Stocks declined Tuesday amid worries about the fate of the auto industry as a bailout grows increasingly unlikely.
About a half hour before the opening bell, there was buzz in the market that there may be some foreign interest in gold, which boosted commodities and stocks. The dollar declined.
But the market was preoccupied with the auto bailout hearings on Capitol Hill, which resumed this morning.
>> Watch CNBC's live-streaming video of the hearings.
"The uncertainty around the auto makers is weighing heavy" on the market, Tim Mole, head of CFD's at SVS Securities, told CNBC. It's a "gauging point of the U.S. economy," he added.
The House Financial Services Committee gets its chance to grill the heads of the Big Three auto-makersduring today's hearing.
Shares of both General Motors and Ford dropped more than 10 percent. In the past 12 months, GM shares have lost more than 90 percent of their value and Ford is down more than 80 percent.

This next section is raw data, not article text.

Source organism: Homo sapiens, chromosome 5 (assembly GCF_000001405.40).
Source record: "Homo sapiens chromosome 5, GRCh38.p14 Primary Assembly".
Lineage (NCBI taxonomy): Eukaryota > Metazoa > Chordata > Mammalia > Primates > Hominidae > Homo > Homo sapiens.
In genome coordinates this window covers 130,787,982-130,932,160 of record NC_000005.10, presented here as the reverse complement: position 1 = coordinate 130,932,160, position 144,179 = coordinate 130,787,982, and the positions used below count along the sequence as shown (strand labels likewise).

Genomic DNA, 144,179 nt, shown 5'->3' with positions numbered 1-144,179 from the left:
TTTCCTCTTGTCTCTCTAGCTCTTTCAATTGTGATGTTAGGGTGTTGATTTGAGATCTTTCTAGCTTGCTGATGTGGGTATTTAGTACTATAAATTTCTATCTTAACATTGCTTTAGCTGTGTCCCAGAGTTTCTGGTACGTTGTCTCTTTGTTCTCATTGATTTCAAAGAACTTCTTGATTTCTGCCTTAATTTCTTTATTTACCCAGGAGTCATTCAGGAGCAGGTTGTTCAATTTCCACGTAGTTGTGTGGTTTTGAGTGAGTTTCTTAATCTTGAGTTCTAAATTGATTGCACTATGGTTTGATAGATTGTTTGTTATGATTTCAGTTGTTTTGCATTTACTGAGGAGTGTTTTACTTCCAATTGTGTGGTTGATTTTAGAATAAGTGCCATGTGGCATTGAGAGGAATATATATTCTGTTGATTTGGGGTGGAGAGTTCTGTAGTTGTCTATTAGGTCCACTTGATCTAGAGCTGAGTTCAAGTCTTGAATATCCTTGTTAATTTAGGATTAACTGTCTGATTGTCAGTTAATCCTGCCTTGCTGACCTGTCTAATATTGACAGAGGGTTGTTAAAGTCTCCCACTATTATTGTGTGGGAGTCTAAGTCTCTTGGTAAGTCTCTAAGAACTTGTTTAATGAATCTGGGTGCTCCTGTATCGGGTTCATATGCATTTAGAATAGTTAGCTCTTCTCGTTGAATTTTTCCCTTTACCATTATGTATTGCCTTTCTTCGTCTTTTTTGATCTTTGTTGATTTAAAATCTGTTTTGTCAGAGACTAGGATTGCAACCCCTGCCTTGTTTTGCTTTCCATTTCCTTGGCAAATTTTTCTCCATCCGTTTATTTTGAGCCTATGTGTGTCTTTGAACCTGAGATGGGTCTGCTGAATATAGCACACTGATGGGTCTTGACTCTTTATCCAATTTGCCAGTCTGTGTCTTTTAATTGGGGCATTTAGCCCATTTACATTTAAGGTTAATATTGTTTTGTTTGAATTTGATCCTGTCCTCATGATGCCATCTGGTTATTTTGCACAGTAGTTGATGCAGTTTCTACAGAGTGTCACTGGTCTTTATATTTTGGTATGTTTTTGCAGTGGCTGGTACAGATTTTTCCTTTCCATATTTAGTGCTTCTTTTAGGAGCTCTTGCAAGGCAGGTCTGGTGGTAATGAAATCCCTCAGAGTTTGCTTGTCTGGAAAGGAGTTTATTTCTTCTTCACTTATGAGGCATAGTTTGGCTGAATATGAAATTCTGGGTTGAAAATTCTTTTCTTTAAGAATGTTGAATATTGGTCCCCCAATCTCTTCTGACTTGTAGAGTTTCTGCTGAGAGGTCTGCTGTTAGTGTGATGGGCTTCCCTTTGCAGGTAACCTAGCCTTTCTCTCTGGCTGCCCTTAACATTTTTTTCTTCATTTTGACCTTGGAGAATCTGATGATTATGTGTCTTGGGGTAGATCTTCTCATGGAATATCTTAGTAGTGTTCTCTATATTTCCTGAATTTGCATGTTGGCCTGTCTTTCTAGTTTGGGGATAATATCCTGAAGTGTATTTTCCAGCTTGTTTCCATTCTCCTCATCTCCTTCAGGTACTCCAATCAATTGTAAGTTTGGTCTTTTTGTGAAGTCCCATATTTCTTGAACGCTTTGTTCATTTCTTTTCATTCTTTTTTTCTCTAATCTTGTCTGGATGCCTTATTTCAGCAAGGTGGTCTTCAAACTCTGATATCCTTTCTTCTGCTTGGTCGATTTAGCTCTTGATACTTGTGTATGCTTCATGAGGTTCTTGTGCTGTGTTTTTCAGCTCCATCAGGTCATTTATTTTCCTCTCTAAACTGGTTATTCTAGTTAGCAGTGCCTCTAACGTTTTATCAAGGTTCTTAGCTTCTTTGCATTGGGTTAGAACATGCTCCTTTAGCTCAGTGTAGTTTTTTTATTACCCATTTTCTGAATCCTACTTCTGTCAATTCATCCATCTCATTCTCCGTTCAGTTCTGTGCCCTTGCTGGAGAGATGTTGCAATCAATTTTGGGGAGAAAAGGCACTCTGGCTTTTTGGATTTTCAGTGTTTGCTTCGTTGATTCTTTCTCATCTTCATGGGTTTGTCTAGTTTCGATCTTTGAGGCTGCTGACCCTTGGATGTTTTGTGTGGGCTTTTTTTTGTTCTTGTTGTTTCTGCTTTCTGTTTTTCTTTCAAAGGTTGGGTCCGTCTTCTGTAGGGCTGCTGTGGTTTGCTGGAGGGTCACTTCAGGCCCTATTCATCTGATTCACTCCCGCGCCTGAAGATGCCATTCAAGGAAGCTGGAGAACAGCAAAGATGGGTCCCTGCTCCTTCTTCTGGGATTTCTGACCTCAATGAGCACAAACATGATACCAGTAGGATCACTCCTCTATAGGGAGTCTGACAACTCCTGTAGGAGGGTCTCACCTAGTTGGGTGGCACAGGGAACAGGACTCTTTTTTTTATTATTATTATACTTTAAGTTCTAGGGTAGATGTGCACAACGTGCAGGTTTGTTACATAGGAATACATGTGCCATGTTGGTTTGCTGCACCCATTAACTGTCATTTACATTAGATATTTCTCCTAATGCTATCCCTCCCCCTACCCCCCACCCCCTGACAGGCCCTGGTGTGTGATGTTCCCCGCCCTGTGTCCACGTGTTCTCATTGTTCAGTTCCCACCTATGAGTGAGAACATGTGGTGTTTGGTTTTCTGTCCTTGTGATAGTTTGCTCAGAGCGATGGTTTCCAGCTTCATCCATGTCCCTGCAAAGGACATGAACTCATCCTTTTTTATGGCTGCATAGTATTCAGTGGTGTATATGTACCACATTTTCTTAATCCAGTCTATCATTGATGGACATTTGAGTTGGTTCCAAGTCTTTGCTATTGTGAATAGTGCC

On Tuesday, auto makers warned that the industry was on the brink of disasterin their plea for a $25 billion aid package.
"This is about much more than just Detroit," GM CEO Rick Wagoner said in his testimony. "It's about saving the U.S. economy from a catastrophic collapse."
Meanwhile President-elect Barack Obama came under pressure from chief executives of leading U.S. companies to implement a fiscal stimulus package and name his economic team.
One of the bailout recipients, American International Group, will pay roughly $3 million to several executives under deferred compensation plans that are being terminated, according to a regulatory filing. The insurer halted plans last week to pay $503 million in deferred compensation.